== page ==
Undeterred after a day of sporadic violence, Egyptians on Wednesday lined up to vote on the second, final day of a key referendum on the country's new constitution.
Undeterred after a day of sporadic violence, Egyptians on Wednesday lined up to vote on the second, final day of a key referendum on the country’s new constitution.
The vote is a milestone in a military-backed political roadmap toward new elections for a president and a ballot-box test of public opinion on the coup that removed Islamist President Mohammed Morsi from power last July.
The balloting has laid bare the sharp divisions in the nation between the supporters of Morsi’s Muslim Brotherhood in one camp, and the military and security forces in another, backed by a large segment of the population that is yearning for stability after three years of deadly turmoil and economic woes since 2011 uprising that toppled longtime authoritarian ruler Hosni Mubarak.
Lines formed outside polling stations as they opened at 9 a.m. Wednesday under the same heavy security that had guarded the vote on the first day, when pro-Morsi protesters burned tires and pelted police with rocks and firebombs, creating just enough tension to keep many voters at home. Health Ministry said Tuesday’s death toll reached 11.
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A total of 294, mostly Brotherhood supporters were arrested Tuesday over attempts to “obstruct the vote on the constitution and clashing with security forces and residents,” a high ranking Interior Ministry official said.
The official, who spoke on condition of anonymity because he was not authorized to talk to media, said police confiscated home-made grenades and guns, along with firebombs and knives from the detainees.
The Brotherhood, which the interim government has branded as a terrorist organization, has called for a boycott of the vote. In its most recent statement late Tuesday, it accused Egypt’s mostly pro-military media of falsifying reports on the turnout.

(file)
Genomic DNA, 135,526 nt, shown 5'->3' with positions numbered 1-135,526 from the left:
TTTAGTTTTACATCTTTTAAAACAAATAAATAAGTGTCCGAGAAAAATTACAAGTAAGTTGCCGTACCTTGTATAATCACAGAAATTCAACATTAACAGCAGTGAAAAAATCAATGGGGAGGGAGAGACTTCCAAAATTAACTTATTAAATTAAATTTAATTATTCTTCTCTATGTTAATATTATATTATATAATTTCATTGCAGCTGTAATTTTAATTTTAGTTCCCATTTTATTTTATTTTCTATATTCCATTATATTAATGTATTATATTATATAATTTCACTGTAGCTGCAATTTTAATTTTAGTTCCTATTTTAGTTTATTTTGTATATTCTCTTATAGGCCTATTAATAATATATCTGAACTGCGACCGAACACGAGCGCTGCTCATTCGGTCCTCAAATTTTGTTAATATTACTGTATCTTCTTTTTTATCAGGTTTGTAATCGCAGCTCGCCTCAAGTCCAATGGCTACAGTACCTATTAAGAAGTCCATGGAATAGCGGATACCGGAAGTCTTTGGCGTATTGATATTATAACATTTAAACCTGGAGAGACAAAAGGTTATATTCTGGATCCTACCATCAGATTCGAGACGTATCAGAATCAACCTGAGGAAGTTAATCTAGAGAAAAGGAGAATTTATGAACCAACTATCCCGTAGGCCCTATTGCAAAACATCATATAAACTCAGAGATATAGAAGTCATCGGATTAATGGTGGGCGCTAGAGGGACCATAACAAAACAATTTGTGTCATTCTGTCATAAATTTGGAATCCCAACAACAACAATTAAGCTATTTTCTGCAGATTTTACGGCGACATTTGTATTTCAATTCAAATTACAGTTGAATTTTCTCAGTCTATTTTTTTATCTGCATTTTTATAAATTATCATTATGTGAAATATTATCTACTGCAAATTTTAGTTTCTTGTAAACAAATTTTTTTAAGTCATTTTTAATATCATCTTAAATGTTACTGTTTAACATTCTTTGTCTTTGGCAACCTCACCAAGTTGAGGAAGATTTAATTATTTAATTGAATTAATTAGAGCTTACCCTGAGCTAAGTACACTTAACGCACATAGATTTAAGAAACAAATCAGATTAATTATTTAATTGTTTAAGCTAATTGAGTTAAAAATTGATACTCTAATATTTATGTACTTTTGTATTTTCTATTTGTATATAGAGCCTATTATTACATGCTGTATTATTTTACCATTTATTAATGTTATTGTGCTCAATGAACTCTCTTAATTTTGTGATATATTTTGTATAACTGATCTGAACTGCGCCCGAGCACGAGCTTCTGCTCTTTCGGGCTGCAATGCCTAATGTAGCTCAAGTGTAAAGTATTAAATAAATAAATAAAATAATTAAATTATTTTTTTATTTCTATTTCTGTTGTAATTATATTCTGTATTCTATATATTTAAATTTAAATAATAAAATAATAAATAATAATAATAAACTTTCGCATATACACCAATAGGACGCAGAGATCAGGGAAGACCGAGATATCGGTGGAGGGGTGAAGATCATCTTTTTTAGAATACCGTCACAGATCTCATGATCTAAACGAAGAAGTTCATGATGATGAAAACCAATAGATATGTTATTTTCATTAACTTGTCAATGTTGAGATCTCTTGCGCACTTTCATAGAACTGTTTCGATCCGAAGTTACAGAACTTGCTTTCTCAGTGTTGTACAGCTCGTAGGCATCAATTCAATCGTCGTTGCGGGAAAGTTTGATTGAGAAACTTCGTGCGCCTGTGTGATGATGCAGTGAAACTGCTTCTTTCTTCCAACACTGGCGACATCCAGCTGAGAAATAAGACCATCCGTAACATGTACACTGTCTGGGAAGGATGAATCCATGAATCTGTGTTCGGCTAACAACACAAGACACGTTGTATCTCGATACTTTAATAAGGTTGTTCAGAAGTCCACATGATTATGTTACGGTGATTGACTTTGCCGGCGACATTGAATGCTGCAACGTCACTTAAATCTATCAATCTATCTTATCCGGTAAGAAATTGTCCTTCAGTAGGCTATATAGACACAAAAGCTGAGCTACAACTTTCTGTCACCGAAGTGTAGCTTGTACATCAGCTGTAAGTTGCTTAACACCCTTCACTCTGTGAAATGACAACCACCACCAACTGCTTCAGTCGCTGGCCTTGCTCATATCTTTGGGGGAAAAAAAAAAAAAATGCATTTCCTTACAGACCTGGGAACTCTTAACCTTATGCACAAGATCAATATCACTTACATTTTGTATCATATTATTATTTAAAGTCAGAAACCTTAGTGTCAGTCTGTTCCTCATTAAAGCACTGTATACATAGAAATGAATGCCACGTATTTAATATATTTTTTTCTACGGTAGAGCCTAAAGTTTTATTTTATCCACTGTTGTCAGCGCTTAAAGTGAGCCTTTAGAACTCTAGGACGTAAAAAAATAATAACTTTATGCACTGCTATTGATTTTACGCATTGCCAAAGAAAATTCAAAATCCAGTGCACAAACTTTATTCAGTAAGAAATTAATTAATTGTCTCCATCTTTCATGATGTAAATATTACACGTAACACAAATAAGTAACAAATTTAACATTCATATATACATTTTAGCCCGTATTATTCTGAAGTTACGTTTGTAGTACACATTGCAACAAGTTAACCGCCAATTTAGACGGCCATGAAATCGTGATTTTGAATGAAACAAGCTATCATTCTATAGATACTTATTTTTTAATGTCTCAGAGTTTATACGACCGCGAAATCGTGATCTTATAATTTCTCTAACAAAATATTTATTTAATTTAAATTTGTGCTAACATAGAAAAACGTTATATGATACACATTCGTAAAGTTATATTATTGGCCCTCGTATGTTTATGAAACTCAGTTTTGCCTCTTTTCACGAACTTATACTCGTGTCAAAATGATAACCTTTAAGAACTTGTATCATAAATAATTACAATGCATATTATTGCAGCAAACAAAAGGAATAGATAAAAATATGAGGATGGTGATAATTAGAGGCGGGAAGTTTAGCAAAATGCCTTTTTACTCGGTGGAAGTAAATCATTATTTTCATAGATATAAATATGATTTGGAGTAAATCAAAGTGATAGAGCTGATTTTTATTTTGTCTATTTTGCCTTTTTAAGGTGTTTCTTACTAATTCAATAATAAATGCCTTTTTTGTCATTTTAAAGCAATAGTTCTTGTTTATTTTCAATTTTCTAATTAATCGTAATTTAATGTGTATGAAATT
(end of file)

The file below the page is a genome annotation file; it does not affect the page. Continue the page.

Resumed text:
“They are trying to cover-up their early defeat,” said the statement from the Brotherhood-led Anti-Coup and Pro-Democracy Alliance, claiming the turnout was a mere 15 percent in southern Egypt and vowing to continue Brotherhood rallies.
The new charter is a heavily amended version of a constitution written by Morsi’s Islamist allies and ratified in December 2012 with some 64 percent of the vote, but with a nationwide turnout of just over 30 percent.
Drafted by a committee dominated by secular-leaning politicians and experts appointed by the military-backed government, the draft bans political parties based on religion, limits the role of Islamic law in legislation and gives women equal rights. It also gives the military special status by allowing it to select its own candidate for the job of defense minister for the next eight years and empowering it to bring civilians before military tribunals in certain cases.
The current government is looking for a bigger “yes” majority and larger turnout to win undisputed legitimacy and perhaps a popular mandate for the military chief, Gen. Abdel-Fattah el-Sissi to run for president. El-Sissi has yet to say outright whether he plans to seek the nation’s highest office, but his candidacy appears increasingly likely every day.